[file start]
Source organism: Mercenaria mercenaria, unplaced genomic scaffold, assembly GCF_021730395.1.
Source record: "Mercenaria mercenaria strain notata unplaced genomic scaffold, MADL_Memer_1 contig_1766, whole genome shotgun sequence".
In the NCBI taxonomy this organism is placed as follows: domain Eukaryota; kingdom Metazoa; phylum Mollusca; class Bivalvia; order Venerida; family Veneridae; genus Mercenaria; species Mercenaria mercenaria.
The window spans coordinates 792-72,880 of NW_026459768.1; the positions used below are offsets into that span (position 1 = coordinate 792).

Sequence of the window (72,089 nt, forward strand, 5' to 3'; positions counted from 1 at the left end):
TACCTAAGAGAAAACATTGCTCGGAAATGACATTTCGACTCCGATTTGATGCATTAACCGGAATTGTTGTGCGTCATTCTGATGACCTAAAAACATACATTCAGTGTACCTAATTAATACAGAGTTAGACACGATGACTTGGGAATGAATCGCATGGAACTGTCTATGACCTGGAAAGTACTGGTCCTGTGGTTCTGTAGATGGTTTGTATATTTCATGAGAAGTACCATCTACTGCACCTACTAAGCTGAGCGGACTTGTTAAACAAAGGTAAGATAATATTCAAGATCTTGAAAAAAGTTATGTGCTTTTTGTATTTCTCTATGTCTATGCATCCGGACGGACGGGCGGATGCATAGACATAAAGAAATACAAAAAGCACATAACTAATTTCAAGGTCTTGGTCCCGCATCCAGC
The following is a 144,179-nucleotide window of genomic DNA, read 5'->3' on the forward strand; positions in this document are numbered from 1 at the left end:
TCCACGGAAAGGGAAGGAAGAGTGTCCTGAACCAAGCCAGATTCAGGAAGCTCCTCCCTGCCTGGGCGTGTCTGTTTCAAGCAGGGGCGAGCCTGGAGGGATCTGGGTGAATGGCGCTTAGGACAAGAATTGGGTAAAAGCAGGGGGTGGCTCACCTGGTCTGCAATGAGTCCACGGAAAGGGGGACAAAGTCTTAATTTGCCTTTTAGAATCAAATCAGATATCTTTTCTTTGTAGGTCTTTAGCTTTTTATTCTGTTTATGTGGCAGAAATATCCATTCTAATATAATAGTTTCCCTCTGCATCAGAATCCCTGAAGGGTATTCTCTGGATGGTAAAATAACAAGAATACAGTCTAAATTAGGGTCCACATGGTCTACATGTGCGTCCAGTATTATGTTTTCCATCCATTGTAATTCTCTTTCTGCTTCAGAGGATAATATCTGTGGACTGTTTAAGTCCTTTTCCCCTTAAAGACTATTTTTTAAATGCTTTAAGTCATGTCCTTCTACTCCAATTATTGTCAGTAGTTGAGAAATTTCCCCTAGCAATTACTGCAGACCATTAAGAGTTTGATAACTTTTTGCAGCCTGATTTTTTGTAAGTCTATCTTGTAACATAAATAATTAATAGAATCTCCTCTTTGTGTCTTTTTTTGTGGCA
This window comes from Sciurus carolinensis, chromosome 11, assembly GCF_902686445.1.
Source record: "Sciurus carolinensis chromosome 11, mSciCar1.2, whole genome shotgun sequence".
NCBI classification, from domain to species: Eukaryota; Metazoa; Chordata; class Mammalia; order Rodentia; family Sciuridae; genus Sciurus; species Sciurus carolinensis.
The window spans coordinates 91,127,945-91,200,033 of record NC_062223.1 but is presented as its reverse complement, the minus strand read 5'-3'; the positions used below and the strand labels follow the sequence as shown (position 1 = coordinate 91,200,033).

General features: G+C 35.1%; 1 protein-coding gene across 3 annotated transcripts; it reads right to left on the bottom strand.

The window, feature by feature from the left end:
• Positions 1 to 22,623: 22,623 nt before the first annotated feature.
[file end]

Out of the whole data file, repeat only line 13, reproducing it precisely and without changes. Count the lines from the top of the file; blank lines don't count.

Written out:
General features: G+C 35.1%; 1 protein-coding gene across 3 annotated transcripts; it reads right to left on the bottom strand.